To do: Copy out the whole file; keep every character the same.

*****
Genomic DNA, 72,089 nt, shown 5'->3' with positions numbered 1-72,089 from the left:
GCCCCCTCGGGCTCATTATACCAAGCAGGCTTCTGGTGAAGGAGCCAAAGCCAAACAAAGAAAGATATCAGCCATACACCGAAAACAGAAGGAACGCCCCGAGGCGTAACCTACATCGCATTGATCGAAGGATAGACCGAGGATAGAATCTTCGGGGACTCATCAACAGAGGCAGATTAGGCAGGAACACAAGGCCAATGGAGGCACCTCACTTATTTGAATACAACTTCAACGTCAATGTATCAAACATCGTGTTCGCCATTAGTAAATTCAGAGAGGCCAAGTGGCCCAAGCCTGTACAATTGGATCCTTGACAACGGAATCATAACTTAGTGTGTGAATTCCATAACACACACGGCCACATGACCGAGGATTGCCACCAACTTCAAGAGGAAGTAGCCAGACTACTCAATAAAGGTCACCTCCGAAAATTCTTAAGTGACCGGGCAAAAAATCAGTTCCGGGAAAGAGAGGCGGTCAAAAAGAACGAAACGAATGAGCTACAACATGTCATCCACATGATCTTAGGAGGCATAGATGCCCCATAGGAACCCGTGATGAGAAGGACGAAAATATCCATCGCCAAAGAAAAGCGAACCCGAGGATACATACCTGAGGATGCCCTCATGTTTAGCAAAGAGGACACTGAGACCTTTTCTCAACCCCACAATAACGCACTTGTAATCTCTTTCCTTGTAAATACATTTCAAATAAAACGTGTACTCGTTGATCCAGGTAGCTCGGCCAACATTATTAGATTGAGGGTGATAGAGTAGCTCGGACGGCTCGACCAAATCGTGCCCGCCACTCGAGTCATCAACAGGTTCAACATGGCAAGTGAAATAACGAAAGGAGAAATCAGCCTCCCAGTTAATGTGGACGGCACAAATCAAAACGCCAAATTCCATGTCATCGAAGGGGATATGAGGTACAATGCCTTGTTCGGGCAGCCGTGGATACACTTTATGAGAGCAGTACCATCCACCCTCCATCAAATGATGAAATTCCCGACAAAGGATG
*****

Genomic DNA, 72,089 nt, shown 5'->3' with positions numbered 1-72,089 from the left:
GCCCCCTCGGGCTCATTATACCAAGCAGGCTTCTGGTGAAGGAGCCAAAGCCAAACAAAGAAAGATATCAGCCATACACCGAAAACAGAAGGAACGCCCCGAGGCGTAACCTACATCGCATTGATCGAAGGATAGACCGAGGATAGAATCTTCGGGGACTCATCAACAGAGGCAGATTAGGCAGGAACACAAGGCCAATGGAGGCACCTCACTTATTTGAATACAACTTCAACGTCAATGTATCAAACATCGTGTTCGCCATTAGTAAATTCAGAGAGGCCAAGTGGCCCAAGCCTGTACAATTGGATCCTTGACAACGGAATCATAACTTAGTGTGTGAATTCCATAACACACACGGCCACATGACCGAGGATTGCCACCAACTTCAAGAGGAAGTAGCCAGACTACTCAATAAAGGTCACCTCCGAAAATTCTTAAGTGACCGGGCAAAAAATCAGTTCCGGGAAAGAGAGGCGGTCAAAAAGAACGAAACGAATGAGCTACAACATGTCATCCACATGATCTTAGGAGGCATAGATGCCCCATAGGAACCCGTGATGAGAAGGACGAAAATATCCATCGCCAAAGAAAAGCGAACCCGAGGATACATACCTGAGGATGCCCTCATGTTTAGCAAAGAGGACACTGAGACCTTTTCTCAACCCCACAATAACGCACTTGTAATCTCTTTCCTTGTAAATACATTTCAAATAAAACGTGTACTCGTTGATCCAGGTAGCTCGGCCAACATTATTAGATTGAGGGTGATAGAGTAGCTCGGACGGCTCGACCAAATCGTGCCCGCCACTCGAGTCATCAACAGGTTCAACATGGCAAGTGAAATAACGAAAGGAGAAATCAGCCTCCCAGTTAATGTGGACGGCACAAATCAAAACGCCAAATTCCATGTCATCGAAGGGGATATGAGGTACAATGCCTTGTTCGGGCAGCCGTGGATACACTTTATGAGAGCAGTACCATCCACCCTCCATCAAATGATGAAATTCCCGACAAAGGATG